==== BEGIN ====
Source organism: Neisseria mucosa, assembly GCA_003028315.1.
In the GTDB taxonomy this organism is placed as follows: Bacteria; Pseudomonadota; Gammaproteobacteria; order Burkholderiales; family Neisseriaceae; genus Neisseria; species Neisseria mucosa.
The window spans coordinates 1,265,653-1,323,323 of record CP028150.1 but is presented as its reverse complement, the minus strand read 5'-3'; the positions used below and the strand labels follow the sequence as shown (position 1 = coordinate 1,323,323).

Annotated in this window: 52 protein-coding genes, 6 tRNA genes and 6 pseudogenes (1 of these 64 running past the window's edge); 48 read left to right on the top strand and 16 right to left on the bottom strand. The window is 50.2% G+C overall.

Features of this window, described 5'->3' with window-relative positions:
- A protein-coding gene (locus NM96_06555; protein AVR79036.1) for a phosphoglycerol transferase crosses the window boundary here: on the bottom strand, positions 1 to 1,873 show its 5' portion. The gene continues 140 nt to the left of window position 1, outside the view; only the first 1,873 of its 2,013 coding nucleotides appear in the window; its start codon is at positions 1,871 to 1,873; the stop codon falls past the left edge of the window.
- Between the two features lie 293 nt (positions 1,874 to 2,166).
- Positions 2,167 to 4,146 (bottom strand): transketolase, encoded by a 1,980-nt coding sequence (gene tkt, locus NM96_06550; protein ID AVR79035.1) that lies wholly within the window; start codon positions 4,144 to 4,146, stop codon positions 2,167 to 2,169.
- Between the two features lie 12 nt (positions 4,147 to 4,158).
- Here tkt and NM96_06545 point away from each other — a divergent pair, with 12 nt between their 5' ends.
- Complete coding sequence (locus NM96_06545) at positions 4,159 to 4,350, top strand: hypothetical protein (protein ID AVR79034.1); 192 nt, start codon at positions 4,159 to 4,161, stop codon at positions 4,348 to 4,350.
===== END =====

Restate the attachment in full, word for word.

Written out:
Source organism: Neisseria mucosa, assembly GCA_003028315.1.
In the GTDB taxonomy this organism is placed as follows: Bacteria; Pseudomonadota; Gammaproteobacteria; order Burkholderiales; family Neisseriaceae; genus Neisseria; species Neisseria mucosa.
The window spans coordinates 1,265,653-1,323,323 of record CP028150.1 but is presented as its reverse complement, the minus strand read 5'-3'; the positions used below and the strand labels follow the sequence as shown (position 1 = coordinate 1,323,323).

Annotated in this window: 52 protein-coding genes, 6 tRNA genes and 6 pseudogenes (1 of these 64 running past the window's edge); 48 read left to right on the top strand and 16 right to left on the bottom strand. The window is 50.2% G+C overall.

Features of this window, described 5'->3' with window-relative positions:
- A protein-coding gene (locus NM96_06555; protein AVR79036.1) for a phosphoglycerol transferase crosses the window boundary here: on the bottom strand, positions 1 to 1,873 show its 5' portion. The gene continues 140 nt to the left of window position 1, outside the view; only the first 1,873 of its 2,013 coding nucleotides appear in the window; its start codon is at positions 1,871 to 1,873; the stop codon falls past the left edge of the window.
- Between the two features lie 293 nt (positions 1,874 to 2,166).
- Positions 2,167 to 4,146 (bottom strand): transketolase, encoded by a 1,980-nt coding sequence (gene tkt, locus NM96_06550; protein ID AVR79035.1) that lies wholly within the window; start codon positions 4,144 to 4,146, stop codon positions 2,167 to 2,169.
- Between the two features lie 12 nt (positions 4,147 to 4,158).
- Here tkt and NM96_06545 point away from each other — a divergent pair, with 12 nt between their 5' ends.
- Complete coding sequence (locus NM96_06545) at positions 4,159 to 4,350, top strand: hypothetical protein (protein ID AVR79034.1); 192 nt, start codon at positions 4,159 to 4,161, stop codon at positions 4,348 to 4,350.